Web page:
There were high expectations to be met at the 2008 Salzburg Festival when Riccardo Muti and the Wiener Philharmoniker staged their production of Verdi’s Otello. It had been the first production of Verdi’s last tragic opera at the festival since Karajan and the orchestra performed the piece in 1970.
Concertgoers must not have been disappointed then as Stephen Langridge’s staging combined with Muti’s superb command over the material combine for what is one of the most moving performances of Otello one can experience. Langridge’s set is more like a play than it like an opera and Muti perfectly balances the music with vocalists whilst displaying a keen instinct for Verdi’s orchestral language.
Opera, however, is more than just the sum of its orchestra and its staging. One might even say that it lives and dies by the singers that step into the roles of its protagonists. Newcomer Aleksandrs Antonenko is a marvelous Otello. Playing the role for the first time, he has a gentle quality to his voice and the right balance of legato that evokes a sympathetic and emotional Moor. Marina Polovskaya is a beautiful Desdemona. Her voice imparts an equally matronly and graceful charm. She is powerful and delicate at once. Together, they blend into an exquisite mating of sound. Their duet at the end of Act I, “Gia, nella notte densa” is enough to move someone to tears.
An original high definition recording, Otello arrives with a 1.78:1 1080i/60 AVC/MPEG-4 encoding on Blu-ray from Unitel Classica. The quality is inconsistent for this release. There is some very obvious blocking and posterization in areas and a high level of video noise in the low-light scenes. Detail is soft, particularly in backgrounds, yet in foreground when lighting is bright, the image can look quite splendid and sharp. There is also some noticeable distortion around the edges of the screen. People with displays that have some amount of overscan might not notice this.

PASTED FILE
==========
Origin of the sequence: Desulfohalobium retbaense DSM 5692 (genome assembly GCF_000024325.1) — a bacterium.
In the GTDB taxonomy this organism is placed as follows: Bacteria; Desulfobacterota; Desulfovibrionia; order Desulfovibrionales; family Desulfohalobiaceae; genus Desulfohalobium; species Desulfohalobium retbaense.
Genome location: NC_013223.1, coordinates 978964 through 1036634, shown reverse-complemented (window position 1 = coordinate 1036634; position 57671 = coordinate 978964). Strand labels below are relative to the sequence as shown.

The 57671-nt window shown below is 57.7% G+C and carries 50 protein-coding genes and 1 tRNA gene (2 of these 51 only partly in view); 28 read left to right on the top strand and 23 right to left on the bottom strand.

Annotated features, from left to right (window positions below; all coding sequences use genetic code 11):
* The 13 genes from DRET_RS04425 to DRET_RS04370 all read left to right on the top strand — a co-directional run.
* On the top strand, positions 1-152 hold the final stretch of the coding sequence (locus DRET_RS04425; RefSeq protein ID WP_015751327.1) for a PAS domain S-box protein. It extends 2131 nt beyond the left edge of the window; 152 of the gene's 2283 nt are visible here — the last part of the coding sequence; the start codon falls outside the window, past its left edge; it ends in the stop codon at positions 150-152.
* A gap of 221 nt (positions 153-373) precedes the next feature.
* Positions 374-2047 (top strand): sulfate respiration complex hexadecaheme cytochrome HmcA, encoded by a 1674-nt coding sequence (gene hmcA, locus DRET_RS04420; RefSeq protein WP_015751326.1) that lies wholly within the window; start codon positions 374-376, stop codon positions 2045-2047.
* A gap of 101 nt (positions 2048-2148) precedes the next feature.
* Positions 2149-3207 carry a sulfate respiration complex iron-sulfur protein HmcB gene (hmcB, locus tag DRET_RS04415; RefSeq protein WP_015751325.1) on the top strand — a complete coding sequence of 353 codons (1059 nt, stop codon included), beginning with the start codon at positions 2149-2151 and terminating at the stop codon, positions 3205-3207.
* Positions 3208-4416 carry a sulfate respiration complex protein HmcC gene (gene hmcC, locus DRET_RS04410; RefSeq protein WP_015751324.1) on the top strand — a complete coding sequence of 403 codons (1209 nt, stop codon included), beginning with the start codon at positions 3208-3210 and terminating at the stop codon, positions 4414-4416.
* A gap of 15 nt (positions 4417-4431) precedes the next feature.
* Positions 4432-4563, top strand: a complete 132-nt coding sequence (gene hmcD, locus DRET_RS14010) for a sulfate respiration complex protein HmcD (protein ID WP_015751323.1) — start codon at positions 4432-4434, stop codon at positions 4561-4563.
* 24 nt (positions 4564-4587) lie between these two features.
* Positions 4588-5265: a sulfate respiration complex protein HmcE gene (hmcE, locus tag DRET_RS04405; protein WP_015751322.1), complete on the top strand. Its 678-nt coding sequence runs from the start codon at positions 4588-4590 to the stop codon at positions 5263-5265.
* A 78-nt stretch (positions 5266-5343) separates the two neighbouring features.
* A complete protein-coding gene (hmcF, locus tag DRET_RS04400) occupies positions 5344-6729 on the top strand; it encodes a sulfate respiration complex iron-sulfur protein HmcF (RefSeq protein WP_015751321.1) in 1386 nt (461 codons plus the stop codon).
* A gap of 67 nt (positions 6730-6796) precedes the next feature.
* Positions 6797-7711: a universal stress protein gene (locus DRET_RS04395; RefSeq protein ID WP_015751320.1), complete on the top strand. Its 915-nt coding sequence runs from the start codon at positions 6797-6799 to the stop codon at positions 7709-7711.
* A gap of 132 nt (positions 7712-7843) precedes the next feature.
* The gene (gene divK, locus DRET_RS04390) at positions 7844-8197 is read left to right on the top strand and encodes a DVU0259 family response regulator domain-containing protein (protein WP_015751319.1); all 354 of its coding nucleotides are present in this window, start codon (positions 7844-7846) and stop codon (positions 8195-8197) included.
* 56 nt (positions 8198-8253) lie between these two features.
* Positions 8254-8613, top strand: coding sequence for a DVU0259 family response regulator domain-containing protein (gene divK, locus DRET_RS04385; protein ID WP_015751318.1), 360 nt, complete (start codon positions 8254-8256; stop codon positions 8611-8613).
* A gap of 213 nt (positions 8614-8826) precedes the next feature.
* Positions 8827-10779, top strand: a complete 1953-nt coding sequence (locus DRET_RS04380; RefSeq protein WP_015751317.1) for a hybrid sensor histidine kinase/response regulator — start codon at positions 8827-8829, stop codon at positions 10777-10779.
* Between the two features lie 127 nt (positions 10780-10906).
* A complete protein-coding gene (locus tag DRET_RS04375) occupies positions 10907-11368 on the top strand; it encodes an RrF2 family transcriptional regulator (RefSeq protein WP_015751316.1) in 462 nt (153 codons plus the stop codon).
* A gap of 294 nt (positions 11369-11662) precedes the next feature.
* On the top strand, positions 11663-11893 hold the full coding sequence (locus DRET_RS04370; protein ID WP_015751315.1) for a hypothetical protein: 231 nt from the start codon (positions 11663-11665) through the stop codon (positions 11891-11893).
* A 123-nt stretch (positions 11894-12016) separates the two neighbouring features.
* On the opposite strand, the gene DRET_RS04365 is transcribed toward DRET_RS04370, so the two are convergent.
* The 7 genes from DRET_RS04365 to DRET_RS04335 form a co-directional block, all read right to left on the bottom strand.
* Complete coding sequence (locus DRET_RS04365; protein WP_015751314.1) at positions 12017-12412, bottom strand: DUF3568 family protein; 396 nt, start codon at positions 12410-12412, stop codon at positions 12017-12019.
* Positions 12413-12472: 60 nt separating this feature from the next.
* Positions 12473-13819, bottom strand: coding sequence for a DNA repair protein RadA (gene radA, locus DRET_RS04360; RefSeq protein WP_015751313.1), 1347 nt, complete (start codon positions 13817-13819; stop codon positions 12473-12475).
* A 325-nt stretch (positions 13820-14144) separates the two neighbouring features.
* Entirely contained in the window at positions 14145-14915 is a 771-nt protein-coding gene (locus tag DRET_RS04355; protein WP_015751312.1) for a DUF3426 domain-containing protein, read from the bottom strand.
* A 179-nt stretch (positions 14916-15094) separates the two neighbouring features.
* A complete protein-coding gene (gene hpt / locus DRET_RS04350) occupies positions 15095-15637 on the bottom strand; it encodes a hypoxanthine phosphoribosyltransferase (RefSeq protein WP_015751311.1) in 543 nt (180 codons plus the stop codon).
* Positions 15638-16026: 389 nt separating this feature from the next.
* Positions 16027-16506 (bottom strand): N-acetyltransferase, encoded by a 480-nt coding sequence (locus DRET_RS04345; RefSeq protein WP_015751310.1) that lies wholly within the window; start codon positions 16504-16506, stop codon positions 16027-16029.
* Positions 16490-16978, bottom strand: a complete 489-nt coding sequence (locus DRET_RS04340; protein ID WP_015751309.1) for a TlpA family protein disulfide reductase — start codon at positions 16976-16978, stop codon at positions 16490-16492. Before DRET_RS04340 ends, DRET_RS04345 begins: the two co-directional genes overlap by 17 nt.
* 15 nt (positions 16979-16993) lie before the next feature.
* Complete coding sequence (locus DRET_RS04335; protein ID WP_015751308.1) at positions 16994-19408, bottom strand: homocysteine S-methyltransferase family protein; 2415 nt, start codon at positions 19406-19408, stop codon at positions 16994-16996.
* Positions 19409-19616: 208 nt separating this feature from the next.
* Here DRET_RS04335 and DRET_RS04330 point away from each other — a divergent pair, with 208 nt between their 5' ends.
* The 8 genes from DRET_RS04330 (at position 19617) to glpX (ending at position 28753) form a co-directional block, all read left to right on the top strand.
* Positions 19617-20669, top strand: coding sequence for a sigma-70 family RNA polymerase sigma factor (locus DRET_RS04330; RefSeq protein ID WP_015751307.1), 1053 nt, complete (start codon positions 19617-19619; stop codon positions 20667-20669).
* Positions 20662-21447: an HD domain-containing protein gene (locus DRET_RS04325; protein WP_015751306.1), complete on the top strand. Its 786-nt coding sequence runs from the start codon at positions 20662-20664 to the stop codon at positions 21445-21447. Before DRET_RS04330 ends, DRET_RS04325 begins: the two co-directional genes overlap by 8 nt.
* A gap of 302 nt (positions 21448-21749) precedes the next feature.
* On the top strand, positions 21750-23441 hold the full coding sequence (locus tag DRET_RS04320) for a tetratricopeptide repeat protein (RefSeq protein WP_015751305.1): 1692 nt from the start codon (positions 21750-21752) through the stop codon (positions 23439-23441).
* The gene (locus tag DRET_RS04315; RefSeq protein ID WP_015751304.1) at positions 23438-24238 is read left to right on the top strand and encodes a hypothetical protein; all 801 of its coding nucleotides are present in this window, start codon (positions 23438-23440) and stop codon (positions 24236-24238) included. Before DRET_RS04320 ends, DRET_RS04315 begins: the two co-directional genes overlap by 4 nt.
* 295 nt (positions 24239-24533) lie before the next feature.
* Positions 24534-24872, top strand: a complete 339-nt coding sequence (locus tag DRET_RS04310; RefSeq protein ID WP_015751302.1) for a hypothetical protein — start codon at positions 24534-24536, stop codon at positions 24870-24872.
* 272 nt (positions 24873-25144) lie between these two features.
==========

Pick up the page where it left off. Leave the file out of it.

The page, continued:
Both DTS-HD Master Audio 5.1 and PCM 2.0 mixes offer enjoyable listening experiences. Strings are quite smooth, vocals are clear, and there is a wide dynamic range. Things do tend to sound just a bit cluttered during full choruses and tutti, but otherwise, the instrumental separation across the front is very strong. The 5.1 mix employs a good balance of ambience in the surrounds and does not overdo the LFE. My preference is for the surround mix, but those who prefer a 2.0 mix will not be disappointed by the depth of field, good stereo separation and lively sound that it provides.
There’s not much here other than an interesting conversation with the musicians and stage director about this production of Otello.
The supplements provided on this release are:
- Talking “Otello” (1.78:1; 480i/60; 0:19.55)
The Definitive Word
Verdi and his librettist Arrigo Boito did not have much work to do to make William Shakespeare’s story into a heart wrenching tragic opera, but with the wrong music or in the hands of the wrong musicians and it can certainly be more disastrous than tragic. Thankfully, Muti and company are more than up to the task for Verdi’s moving version of Shakespeare’s moor.